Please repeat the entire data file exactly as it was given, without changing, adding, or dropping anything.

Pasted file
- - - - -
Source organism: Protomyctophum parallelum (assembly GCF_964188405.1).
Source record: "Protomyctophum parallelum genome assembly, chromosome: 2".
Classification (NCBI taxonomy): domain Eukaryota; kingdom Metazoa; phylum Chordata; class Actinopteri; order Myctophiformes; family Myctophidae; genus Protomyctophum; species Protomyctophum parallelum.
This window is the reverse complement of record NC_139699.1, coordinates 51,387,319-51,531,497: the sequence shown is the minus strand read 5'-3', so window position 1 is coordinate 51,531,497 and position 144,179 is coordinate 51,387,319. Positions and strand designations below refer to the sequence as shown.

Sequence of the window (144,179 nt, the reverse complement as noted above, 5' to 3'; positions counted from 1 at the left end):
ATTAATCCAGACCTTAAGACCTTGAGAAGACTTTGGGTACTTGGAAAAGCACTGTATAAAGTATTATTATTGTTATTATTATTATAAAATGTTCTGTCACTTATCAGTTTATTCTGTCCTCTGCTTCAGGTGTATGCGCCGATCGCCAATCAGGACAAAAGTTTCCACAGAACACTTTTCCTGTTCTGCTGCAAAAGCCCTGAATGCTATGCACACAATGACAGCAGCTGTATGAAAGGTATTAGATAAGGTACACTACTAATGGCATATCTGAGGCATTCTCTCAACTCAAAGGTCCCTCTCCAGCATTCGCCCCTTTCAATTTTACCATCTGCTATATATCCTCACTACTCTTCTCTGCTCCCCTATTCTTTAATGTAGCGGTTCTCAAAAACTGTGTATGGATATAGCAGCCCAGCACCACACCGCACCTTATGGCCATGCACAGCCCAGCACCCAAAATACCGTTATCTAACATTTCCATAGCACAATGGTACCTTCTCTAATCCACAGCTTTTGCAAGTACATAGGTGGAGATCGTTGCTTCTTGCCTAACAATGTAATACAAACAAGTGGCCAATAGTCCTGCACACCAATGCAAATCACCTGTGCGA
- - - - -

Source organism: Protomyctophum parallelum (assembly GCF_964188405.1).
Source record: "Protomyctophum parallelum genome assembly, chromosome: 2".
Classification (NCBI taxonomy): domain Eukaryota; kingdom Metazoa; phylum Chordata; class Actinopteri; order Myctophiformes; family Myctophidae; genus Protomyctophum; species Protomyctophum parallelum.
This window is the reverse complement of record NC_139699.1, coordinates 51,387,319-51,531,497: the sequence shown is the minus strand read 5'-3', so window position 1 is coordinate 51,531,497 and position 144,179 is coordinate 51,387,319. Positions and strand designations below refer to the sequence as shown.

Sequence of the window (144,179 nt, the reverse complement as noted above, 5' to 3'; positions counted from 1 at the left end):
ATTAATCCAGACCTTAAGACCTTGAGAAGACTTTGGGTACTTGGAAAAGCACTGTATAAAGTATTATTATTGTTATTATTATTATAAAATGTTCTGTCACTTATCAGTTTATTCTGTCCTCTGCTTCAGGTGTATGCGCCGATCGCCAATCAGGACAAAAGTTTCCACAGAACACTTTTCCTGTTCTGCTGCAAAAGCCCTGAATGCTATGCACACAATGACAGCAGCTGTATGAAAGGTATTAGATAAGGTACACTACTAATGGCATATCTGAGGCATTCTCTCAACTCAAAGGTCCCTCTCCAGCATTCGCCCCTTTCAATTTTACCATCTGCTATATATCCTCACTACTCTTCTCTGCTCCCCTATTCTTTAATGTAGCGGTTCTCAAAAACTGTGTATGGATATAGCAGCCCAGCACCACACCGCACCTTATGGCCATGCACAGCCCAGCACCCAAAATACCGTTATCTAACATTTCCATAGCACAATGGTACCTTCTCTAATCCACAGCTTTTGCAAGTACATAGGTGGAGATCGTTGCTTCTTGCCTAACAATGTAATACAAACAAGTGGCCAATAGTCCTGCACACCAATGCAAATCACCTGTGCGA